– Alliance Defending Freedom filed suit
Tuesday against the city of Greensboro and Guilford County on behalf of pro-life North Carolina citizens whom police arrested for engaging in peaceful prayer outside an abortion facility. As ADF explained in a letter sent to the city
on April 2, the arrests should not have occurred because the pro-life members of the Christian ministry Love Life were in compliance with a Guilford County emergency proclamation related to the coronavirus crisis.
The city is standing by its arrests of the Love Life members because they traveled by car and not by foot and because they traveled from outside the county—prohibitions found nowhere in the proclamation or in any law. The city also claimed that the proclamation gives the city authority to prohibit all First Amendment activity, which is also untrue. Love Life members intentionally and carefully engaged in their activities to comply with the proclamation.
“The government can’t allow some people to walk and talk on sidewalks and then say that these pro-life citizens can’t walk and pray there. This was never about public health and safety; it was about the government silencing people because it doesn’t like what they have to say,” said ADF Senior Counsel Denise Harle. “While we support the efforts of authorities to prioritize the public’s health and safety, people of faith can’t be singled out as the city has done here. If abortion businesses can stay open to perform elective abortions during the pandemic, Christians who abide by health and safety guidelines should certainly be allowed to pray outside.”
On March 28 and 30, Love Life President Justin Reeder and a few other representatives of the organization walked near A Woman’s Choice abortion facility to pray both on public property and on adjacent private property where Love Life regularly prays with the property owners’ permission. Mindful of the Guilford County proclamation, Love Life ensured that, at all times, fewer than 10 individuals were present in its group, that they were spaced at least six feet apart, and that they were equipped with sanitizer, as required by the social distancing provisions of the proclamation. Their activities are also allowed under several other provisions of the proclamation.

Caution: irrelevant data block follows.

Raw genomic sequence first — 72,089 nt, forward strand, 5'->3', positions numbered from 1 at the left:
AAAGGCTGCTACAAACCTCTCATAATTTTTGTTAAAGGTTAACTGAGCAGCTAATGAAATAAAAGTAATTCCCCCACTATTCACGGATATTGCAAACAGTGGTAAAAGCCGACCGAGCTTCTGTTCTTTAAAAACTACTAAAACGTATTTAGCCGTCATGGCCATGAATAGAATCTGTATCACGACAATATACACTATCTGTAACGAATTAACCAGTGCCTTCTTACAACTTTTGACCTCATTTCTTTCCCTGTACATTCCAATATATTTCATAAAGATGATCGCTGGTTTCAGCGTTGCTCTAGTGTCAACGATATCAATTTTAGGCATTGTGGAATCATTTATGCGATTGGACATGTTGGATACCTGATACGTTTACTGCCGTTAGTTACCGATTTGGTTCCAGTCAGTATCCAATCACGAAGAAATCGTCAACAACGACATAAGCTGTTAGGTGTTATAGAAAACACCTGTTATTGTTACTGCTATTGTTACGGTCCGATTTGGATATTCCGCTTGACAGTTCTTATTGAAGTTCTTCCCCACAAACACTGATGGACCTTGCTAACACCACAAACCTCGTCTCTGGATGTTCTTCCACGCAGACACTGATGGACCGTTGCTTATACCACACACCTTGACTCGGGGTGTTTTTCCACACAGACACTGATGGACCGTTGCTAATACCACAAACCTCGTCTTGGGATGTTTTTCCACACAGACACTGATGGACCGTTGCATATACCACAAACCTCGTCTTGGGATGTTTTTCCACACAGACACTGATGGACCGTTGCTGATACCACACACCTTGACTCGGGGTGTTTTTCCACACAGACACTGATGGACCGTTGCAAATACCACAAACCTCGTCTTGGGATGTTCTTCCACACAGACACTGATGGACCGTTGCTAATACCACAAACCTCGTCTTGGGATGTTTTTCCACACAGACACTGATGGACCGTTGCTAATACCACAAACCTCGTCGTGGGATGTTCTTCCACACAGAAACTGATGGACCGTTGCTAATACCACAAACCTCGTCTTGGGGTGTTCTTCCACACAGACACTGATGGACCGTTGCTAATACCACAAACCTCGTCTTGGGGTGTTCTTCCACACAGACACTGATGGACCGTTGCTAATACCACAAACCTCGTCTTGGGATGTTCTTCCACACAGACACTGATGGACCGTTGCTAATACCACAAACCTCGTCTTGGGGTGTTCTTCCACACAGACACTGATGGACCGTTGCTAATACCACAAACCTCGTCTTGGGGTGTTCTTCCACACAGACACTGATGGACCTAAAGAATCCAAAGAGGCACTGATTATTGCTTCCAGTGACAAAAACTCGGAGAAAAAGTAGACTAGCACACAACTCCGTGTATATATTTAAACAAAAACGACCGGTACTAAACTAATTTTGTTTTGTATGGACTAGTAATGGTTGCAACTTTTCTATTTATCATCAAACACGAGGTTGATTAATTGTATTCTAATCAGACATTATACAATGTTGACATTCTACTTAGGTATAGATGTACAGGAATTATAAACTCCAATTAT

On Friday, Guilford County amended its proclamation in the wake of the ADF letter in an apparent attempt to target free speech by adding, “Outdoor activity means outside exercise and/or recreational activity. It does not include outside activity for other purposes.”
Nevertheless, the Love Life representatives were issued citations and arrested. Greensboro police officers told them they were in violation of the proclamation, specifically “travel for a non-essential function.” The city attorney doubled-down on that erroneous interpretation, telling ADF that Love Life can “prey [sic] and speak at home,” even though no travel restriction exists for organizations like Love Life that provide free social services to those in need.
“As our lawsuit explains, the emergency proclamation, the Constitution, and court precedent do not support these interpretations. They all support the free speech activities of Love Life,” said ADF Senior Counsel Kevin Theriot, director of the ADF Center for Life. “The legal rule that the government must follow is that it must have a truly compelling interest in order to violate citizens’ First Amendment rights, and it must do so in the least restrictive means possible. But when the same government is allowing some people to walk, bike, golf, and picnic while threatening others with 60 days in jail and a $1,000 fine for praying on a sidewalk, they have not even come close to meeting that burden.”
ADF attorneys filed the lawsuit, Global Impact Ministries v. City of Greensboro
, with the U.S. District Court for the Middle District of North Carolina. Scott Gaylord, one of more than 3,100 attorneys allied with ADF, is serving as local counsel in the case on behalf of Love Life, which is the name under which Global Impact Ministries operates.